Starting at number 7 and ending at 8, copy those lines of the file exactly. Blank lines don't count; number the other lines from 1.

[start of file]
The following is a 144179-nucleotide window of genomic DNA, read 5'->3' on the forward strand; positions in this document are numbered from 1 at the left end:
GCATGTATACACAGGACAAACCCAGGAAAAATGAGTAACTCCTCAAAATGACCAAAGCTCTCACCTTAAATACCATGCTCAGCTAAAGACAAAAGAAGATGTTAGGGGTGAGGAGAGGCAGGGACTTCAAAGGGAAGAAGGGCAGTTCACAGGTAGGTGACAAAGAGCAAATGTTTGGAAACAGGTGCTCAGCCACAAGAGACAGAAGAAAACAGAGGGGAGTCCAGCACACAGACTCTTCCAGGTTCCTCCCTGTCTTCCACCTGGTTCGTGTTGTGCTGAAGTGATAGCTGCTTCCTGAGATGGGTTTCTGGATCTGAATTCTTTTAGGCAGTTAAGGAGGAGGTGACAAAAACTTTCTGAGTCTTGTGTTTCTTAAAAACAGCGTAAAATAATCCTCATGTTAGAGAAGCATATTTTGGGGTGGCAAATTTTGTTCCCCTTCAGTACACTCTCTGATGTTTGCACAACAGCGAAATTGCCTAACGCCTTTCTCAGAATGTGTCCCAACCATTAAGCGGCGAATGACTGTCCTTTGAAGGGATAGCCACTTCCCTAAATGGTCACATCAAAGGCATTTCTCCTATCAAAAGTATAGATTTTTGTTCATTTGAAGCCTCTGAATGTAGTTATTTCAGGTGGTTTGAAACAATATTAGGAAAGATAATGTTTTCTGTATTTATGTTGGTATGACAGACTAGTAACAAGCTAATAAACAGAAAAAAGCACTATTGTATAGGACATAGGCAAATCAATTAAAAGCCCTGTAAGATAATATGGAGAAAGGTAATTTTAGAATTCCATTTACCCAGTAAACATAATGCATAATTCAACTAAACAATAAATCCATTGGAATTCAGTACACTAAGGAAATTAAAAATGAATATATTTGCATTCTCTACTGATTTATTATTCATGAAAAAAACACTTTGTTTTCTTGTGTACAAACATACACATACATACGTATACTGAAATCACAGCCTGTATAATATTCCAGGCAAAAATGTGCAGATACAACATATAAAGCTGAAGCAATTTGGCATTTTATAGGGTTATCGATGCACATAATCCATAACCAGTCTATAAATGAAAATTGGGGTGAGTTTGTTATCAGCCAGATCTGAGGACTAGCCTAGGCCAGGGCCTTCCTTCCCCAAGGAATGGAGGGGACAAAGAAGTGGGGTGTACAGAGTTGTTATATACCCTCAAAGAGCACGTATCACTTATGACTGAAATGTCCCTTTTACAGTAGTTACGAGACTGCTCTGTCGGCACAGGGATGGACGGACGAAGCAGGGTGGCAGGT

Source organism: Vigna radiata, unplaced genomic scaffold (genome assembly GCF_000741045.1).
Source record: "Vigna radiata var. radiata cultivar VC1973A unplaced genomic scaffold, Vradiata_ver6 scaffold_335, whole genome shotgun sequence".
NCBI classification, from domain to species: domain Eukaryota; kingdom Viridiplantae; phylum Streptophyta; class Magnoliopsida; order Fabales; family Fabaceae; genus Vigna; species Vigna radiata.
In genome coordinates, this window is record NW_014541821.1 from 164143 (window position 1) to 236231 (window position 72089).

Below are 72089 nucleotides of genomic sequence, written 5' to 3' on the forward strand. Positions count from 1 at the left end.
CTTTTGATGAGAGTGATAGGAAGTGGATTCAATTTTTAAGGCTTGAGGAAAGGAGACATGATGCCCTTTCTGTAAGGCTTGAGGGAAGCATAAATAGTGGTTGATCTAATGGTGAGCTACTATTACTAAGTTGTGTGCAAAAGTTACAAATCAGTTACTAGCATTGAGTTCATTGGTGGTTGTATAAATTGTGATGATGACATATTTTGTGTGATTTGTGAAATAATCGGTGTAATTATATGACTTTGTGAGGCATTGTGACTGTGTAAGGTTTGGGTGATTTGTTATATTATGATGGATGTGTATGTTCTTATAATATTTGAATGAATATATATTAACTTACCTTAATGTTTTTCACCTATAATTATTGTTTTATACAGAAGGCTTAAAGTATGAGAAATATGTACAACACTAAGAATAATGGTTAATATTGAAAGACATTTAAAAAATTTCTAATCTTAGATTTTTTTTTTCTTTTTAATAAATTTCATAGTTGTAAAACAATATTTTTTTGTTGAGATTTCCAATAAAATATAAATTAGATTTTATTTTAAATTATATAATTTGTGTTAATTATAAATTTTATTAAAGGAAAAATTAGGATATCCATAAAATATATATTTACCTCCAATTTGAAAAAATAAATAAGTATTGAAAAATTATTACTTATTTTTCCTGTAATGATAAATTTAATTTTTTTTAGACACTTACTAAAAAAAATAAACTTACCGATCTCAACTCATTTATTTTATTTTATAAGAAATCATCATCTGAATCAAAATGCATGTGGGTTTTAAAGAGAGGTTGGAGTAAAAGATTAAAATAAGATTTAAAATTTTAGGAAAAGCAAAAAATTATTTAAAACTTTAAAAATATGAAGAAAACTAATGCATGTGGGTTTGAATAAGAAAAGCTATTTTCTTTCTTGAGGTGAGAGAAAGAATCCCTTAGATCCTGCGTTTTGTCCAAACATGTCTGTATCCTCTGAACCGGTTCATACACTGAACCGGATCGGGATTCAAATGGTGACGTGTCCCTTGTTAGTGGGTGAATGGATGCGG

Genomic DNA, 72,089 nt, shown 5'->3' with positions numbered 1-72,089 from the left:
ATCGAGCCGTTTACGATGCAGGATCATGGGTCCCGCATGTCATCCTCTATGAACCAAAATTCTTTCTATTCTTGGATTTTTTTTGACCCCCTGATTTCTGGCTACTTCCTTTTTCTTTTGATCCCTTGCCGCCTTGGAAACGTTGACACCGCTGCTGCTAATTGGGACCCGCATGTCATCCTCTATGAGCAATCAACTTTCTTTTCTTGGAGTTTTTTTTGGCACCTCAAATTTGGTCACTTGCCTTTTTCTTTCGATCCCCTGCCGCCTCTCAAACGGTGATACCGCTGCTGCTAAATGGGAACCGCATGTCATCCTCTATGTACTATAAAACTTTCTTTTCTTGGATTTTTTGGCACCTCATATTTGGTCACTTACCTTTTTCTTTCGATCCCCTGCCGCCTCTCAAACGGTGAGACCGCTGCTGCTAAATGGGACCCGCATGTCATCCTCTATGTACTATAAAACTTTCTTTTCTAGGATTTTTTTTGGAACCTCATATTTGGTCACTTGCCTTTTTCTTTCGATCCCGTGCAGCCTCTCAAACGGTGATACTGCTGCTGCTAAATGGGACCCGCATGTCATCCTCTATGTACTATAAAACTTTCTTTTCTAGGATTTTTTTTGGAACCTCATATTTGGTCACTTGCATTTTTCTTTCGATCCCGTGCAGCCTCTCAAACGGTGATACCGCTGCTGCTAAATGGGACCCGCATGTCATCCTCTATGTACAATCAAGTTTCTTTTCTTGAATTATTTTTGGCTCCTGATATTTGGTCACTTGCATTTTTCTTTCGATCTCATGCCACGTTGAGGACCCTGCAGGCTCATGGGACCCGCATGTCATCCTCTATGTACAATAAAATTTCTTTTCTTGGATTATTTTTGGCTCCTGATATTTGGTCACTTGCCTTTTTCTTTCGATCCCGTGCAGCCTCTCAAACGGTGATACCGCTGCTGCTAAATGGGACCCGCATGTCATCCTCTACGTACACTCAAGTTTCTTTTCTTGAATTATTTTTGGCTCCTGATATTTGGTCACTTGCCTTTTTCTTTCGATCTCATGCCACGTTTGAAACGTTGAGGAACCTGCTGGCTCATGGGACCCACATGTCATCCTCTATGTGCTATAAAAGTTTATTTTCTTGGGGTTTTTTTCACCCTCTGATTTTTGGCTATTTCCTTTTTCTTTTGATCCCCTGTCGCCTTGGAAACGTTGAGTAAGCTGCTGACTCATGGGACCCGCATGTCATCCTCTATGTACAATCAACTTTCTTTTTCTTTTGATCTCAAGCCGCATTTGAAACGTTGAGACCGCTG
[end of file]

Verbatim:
Below are 72089 nucleotides of genomic sequence, written 5' to 3' on the forward strand. Positions count from 1 at the left end.
CTTTTGATGAGAGTGATAGGAAGTGGATTCAATTTTTAAGGCTTGAGGAAAGGAGACATGATGCCCTTTCTGTAAGGCTTGAGGGAAGCATAAATAGTGGTTGATCTAATGGTGAGCTACTATTACTAAGTTGTGTGCAAAAGTTACAAATCAGTTACTAGCATTGAGTTCATTGGTGGTTGTATAAATTGTGATGATGACATATTTTGTGTGATTTGTGAAATAATCGGTGTAATTATATGACTTTGTGAGGCATTGTGACTGTGTAAGGTTTGGGTGATTTGTTATATTATGATGGATGTGTATGTTCTTATAATATTTGAATGAATATATATTAACTTACCTTAATGTTTTTCACCTATAATTATTGTTTTATACAGAAGGCTTAAAGTATGAGAAATATGTACAACACTAAGAATAATGGTTAATATTGAAAGACATTTAAAAAATTTCTAATCTTAGATTTTTTTTTTCTTTTTAATAAATTTCATAGTTGTAAAACAATATTTTTTTGTTGAGATTTCCAATAAAATATAAATTAGATTTTATTTTAAATTATATAATTTGTGTTAATTATAAATTTTATTAAAGGAAAAATTAGGATATCCATAAAATATATATTTACCTCCAATTTGAAAAAATAAATAAGTATTGAAAAATTATTACTTATTTTTCCTGTAATGATAAATTTAATTTTTTTTAGACACTTACTAAAAAAAATAAACTTACCGATCTCAACTCATTTATTTTATTTTATAAGAAATCATCATCTGAATCAAAATGCATGTGGGTTTTAAAGAGAGGTTGGAGTAAAAGATTAAAATAAGATTTAAAATTTTAGGAAAAGCAAAAAATTATTTAAAACTTTAAAAATATGAAGAAAACTAATGCATGTGGGTTTGAATAAGAAAAGCTATTTTCTTTCTTGAGGTGAGAGAAAGAATCCCTTAGATCCTGCGTTTTGTCCAAACATGTCTGTATCCTCTGAACCGGTTCATACACTGAACCGGATCGGGATTCAAATGGTGACGTGTCCCTTGTTAGTGGGTGAATGGATGCGG